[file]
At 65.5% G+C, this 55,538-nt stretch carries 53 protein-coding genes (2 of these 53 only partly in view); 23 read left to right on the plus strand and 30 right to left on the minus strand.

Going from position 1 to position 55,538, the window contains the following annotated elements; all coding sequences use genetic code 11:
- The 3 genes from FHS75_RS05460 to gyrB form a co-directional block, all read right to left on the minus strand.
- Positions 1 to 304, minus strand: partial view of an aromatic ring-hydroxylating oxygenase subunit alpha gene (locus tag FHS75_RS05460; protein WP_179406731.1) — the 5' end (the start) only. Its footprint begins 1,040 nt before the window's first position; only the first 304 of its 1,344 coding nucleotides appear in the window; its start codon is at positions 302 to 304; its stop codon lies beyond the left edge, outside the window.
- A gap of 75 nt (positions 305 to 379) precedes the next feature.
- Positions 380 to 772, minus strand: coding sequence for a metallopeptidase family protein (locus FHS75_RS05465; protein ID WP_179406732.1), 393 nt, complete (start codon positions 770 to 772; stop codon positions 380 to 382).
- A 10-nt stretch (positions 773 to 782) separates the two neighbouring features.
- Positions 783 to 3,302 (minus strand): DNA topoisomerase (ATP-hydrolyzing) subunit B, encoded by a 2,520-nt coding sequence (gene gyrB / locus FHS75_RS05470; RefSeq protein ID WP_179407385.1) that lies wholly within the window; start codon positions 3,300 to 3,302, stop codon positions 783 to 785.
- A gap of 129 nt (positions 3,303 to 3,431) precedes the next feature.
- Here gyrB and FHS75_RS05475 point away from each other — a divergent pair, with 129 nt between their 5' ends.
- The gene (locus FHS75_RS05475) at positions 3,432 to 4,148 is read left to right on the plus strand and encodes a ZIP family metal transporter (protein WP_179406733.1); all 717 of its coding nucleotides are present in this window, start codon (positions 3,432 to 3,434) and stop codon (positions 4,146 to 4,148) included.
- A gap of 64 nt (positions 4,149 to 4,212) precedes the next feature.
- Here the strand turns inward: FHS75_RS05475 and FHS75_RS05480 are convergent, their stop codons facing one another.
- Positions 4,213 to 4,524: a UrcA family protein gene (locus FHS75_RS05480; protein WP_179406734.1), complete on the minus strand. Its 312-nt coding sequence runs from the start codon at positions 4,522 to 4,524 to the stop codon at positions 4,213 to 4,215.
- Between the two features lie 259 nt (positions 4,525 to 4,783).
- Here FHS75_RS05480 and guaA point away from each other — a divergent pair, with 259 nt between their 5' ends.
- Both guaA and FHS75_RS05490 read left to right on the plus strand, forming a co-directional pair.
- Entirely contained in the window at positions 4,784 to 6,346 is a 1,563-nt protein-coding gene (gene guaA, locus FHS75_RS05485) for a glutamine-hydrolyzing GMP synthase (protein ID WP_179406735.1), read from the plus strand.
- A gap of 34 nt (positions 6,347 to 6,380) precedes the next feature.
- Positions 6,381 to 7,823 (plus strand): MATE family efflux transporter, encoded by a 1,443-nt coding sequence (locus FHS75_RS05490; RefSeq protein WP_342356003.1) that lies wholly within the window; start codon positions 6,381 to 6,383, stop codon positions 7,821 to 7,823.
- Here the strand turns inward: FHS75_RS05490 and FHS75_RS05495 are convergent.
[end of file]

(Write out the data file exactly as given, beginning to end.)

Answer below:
At 65.5% G+C, this 55,538-nt stretch carries 53 protein-coding genes (2 of these 53 only partly in view); 23 read left to right on the plus strand and 30 right to left on the minus strand.

Going from position 1 to position 55,538, the window contains the following annotated elements; all coding sequences use genetic code 11:
- The 3 genes from FHS75_RS05460 to gyrB form a co-directional block, all read right to left on the minus strand.
- Positions 1 to 304, minus strand: partial view of an aromatic ring-hydroxylating oxygenase subunit alpha gene (locus tag FHS75_RS05460; protein WP_179406731.1) — the 5' end (the start) only. Its footprint begins 1,040 nt before the window's first position; only the first 304 of its 1,344 coding nucleotides appear in the window; its start codon is at positions 302 to 304; its stop codon lies beyond the left edge, outside the window.
- A gap of 75 nt (positions 305 to 379) precedes the next feature.
- Positions 380 to 772, minus strand: coding sequence for a metallopeptidase family protein (locus FHS75_RS05465; protein ID WP_179406732.1), 393 nt, complete (start codon positions 770 to 772; stop codon positions 380 to 382).
- A 10-nt stretch (positions 773 to 782) separates the two neighbouring features.
- Positions 783 to 3,302 (minus strand): DNA topoisomerase (ATP-hydrolyzing) subunit B, encoded by a 2,520-nt coding sequence (gene gyrB / locus FHS75_RS05470; RefSeq protein ID WP_179407385.1) that lies wholly within the window; start codon positions 3,300 to 3,302, stop codon positions 783 to 785.
- A gap of 129 nt (positions 3,303 to 3,431) precedes the next feature.
- Here gyrB and FHS75_RS05475 point away from each other — a divergent pair, with 129 nt between their 5' ends.
- The gene (locus FHS75_RS05475) at positions 3,432 to 4,148 is read left to right on the plus strand and encodes a ZIP family metal transporter (protein WP_179406733.1); all 717 of its coding nucleotides are present in this window, start codon (positions 3,432 to 3,434) and stop codon (positions 4,146 to 4,148) included.
- A gap of 64 nt (positions 4,149 to 4,212) precedes the next feature.
- Here the strand turns inward: FHS75_RS05475 and FHS75_RS05480 are convergent, their stop codons facing one another.
- Positions 4,213 to 4,524: a UrcA family protein gene (locus FHS75_RS05480; protein WP_179406734.1), complete on the minus strand. Its 312-nt coding sequence runs from the start codon at positions 4,522 to 4,524 to the stop codon at positions 4,213 to 4,215.
- Between the two features lie 259 nt (positions 4,525 to 4,783).
- Here FHS75_RS05480 and guaA point away from each other — a divergent pair, with 259 nt between their 5' ends.
- Both guaA and FHS75_RS05490 read left to right on the plus strand, forming a co-directional pair.
- Entirely contained in the window at positions 4,784 to 6,346 is a 1,563-nt protein-coding gene (gene guaA, locus FHS75_RS05485) for a glutamine-hydrolyzing GMP synthase (protein ID WP_179406735.1), read from the plus strand.
- A gap of 34 nt (positions 6,347 to 6,380) precedes the next feature.
- Positions 6,381 to 7,823 (plus strand): MATE family efflux transporter, encoded by a 1,443-nt coding sequence (locus FHS75_RS05490; RefSeq protein WP_342356003.1) that lies wholly within the window; start codon positions 6,381 to 6,383, stop codon positions 7,821 to 7,823.
- Here the strand turns inward: FHS75_RS05490 and FHS75_RS05495 are convergent.